of

whichexceeds 4 km.

A

recentexception was the Shimotsui-Seto Bridge (main span

of

920m) where the airspinning method wasused because

ofthe

limitation

of

space at the north anchorage.

As shown inFig.3, the tensile strength

ofthe

steel wires used in Suspensionbridge cäbles has not changed drastically in thepast seven decades, but high-strength steelwire

with

the tensile strength

of

1,800 MPawas developed by adding appropriate amount

of

Silicontouse onthe main cäbles

ofthe

Akashi-Kaikyo Bridge. Its motivation

will

be discussed in the next chapter.

The most prevailing stay cäblesin longspan cable-stayed bridges in Japan arethe so-called non-grout-typeStrandinwhich each wire isbundled

with

alay angle

of

not more than 4

degreesto enablethe reeling

ofthe

Strand and ensurethe mechanical properties

of

parallel wire Strand. The Polyethylene sheathiscompletely shop-fabricated bya directlyextrudedjacket

aftercorrosion protection measures aretaken. The coloured surface

for

aesthetic requirement andthe notchedordimpled surface

for

aerodynamic stability arenow available on the

Polyethylene covering.

2.4 Bridge Decks

Truss girder hasbeenemployed on double-deck bridges inJapan, in both Suspension and cable-stayedbridges.

Mhough

thestiffening truss was also adopted

for

the

Mashi-Kaikyo

Suspension bridge, whichisasingle-deck road bridge, asmentioned later, theuse

of

shallow

box-section is now prevailingon thegirder

of

Japanese cable-suspended bridges. Thetype

of

steelgirders in these cases hasbeen based on generallysimilar concepts: single or twinboxes

with orthotropicdecksformingtrapezoidalorhexagonal crosssections mainly foraerodynamic reasons. Even

if

a trussgirder is used, aerodynamic appendages have beenattached onsome bridges.

2.5 Towers

Combination

of

steelgirderand concretetowers has been seenin Japan

for

onlya few

cable-stayed bridgeswith amain span

of

less than250m. What follows is, therefore, all concerned

with

steeltowers.

Suspension bridgetowers areusually classified into X-braced typeand rigid frame type In Japanesebridges where earthquake andwind effects are large, the former hasbeen

conventional

for

long span. Although thelatter hasbeen increasingly adoptedfromthe aesthetic preference, it isnot yet used ontheSuspension bridge larger than 1,030mspan On theother hand, towers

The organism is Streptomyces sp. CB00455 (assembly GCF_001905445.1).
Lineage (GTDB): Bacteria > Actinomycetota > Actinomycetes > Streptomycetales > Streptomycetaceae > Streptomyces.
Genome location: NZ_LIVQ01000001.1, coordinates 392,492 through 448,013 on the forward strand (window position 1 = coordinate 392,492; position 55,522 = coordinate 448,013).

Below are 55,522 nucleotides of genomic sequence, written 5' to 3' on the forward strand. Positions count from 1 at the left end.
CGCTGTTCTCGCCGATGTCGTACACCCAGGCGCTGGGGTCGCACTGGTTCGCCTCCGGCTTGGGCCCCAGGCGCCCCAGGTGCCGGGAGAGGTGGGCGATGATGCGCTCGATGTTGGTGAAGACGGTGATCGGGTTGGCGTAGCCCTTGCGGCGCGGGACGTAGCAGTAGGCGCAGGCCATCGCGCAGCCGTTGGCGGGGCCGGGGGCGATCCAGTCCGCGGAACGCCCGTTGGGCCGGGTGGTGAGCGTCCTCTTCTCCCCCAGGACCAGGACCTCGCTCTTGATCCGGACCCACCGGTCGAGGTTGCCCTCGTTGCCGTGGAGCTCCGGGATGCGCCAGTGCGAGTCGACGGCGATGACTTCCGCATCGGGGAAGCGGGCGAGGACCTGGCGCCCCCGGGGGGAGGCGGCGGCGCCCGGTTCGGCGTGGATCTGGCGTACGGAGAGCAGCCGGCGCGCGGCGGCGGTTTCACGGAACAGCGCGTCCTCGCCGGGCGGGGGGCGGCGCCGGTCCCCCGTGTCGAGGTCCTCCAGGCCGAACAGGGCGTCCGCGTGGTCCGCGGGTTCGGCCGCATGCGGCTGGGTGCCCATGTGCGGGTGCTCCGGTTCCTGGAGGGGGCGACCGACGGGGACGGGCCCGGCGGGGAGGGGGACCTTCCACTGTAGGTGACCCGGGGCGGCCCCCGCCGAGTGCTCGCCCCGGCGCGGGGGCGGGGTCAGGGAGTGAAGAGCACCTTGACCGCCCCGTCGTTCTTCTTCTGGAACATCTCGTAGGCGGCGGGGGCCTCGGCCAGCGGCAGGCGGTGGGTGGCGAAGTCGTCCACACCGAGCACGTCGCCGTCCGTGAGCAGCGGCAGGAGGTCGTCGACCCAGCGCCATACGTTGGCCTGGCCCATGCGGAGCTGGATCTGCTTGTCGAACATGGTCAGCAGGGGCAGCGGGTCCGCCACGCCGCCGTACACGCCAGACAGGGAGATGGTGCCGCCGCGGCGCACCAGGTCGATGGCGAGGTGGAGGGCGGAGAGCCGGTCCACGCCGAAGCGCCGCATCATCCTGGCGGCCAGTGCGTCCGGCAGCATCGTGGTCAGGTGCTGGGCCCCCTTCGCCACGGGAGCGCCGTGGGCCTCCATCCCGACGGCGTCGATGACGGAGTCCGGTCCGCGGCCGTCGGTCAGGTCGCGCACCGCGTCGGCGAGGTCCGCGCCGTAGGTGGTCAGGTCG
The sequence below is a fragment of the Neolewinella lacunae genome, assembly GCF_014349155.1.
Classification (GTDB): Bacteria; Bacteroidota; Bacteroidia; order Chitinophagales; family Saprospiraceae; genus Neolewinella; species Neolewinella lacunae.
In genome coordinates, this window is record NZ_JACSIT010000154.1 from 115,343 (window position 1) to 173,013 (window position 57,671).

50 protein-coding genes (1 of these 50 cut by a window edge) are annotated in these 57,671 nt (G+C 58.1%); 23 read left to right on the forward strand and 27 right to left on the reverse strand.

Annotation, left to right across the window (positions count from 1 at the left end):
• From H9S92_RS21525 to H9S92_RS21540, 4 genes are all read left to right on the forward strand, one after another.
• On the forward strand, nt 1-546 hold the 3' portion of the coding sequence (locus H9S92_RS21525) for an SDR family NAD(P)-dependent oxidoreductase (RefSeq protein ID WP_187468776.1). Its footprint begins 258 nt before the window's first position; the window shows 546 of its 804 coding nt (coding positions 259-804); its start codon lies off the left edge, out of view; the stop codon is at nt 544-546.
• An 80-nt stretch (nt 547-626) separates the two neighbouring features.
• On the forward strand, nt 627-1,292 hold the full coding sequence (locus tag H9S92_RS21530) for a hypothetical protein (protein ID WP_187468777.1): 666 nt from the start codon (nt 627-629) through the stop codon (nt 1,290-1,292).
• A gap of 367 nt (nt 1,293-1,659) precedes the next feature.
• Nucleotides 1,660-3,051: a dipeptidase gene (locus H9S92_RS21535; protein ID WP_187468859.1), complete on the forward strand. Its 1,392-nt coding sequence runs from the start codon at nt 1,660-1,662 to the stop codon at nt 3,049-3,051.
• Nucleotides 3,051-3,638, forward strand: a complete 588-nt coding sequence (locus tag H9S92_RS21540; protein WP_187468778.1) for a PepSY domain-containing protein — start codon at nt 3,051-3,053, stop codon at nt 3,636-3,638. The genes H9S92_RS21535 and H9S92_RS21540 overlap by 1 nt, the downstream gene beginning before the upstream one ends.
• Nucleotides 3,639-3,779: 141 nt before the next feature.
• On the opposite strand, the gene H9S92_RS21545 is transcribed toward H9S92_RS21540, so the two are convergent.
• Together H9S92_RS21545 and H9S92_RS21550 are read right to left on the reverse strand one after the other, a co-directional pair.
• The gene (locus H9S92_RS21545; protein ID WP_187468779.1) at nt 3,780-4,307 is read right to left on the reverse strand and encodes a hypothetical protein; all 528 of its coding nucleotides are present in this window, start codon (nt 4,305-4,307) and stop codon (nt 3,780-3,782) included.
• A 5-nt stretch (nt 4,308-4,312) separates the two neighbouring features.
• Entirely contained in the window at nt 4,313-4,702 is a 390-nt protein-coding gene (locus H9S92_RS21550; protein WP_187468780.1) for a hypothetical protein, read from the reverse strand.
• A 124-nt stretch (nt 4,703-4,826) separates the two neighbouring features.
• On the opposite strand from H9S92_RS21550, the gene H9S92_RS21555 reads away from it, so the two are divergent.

of

cable-stayed bridgeshave more varied forms. In casethat span length

isverylarge, however, A-shapedor inverse Y-shaped typesareusuallyselected

for

the reasons

of

structural stabilityand higher torsional rigidity

ofthe

whole system.

Since the towers

of

cable-suspended bridges are noticeable, theirvisual design ishighly put

stress. Sometimes industrial designersand architects areinvolved in it Forexample, theuse

of

curved elements appears tobea developing trend inJapanese designs. The position

of

bracing

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design. The general softening

of

form isalso apparentinthe design

of

gravitycable

anchorages. There hasbeen increasinguse

of

strongly texturedsurfaces ontheirmassivebody. 200 Akashi 80 Kanmon G.Washinqtön 160 Seto bü NewPort

M

Manhattan xs W)140

wllliamsburg

oo 20 Brooklyn 110 -1880 1900 1920 1940 1960

Fig

3 Tensile Slrength

of

steel wire

for

Suspension bridge cable

1980 2000

Year

2.6 Large

Block

Erection

When steelbridge isbuilt atthe sites whereanarea

of

open and deepwateris available, large

block erectionbyfloating cranes isveryfrequentlyused inJapan. The advantages

ofthe

method are shortening

of

construction period, reduction

of

labour atthesite, betterand easier control

of

erection, increasing safetyby reducing

work

at high positions. However, the

restrictions maybe associated

with

compromises

with

navigational

traffic

andfisheries, and caused byerection scheme andrapid waterflow. Cost saving may not always attainedbecause

of

additional facilities andtemporary or local reinforcement

ofthe

structure during erection. The number

of

largefloating cranes with lifting capacities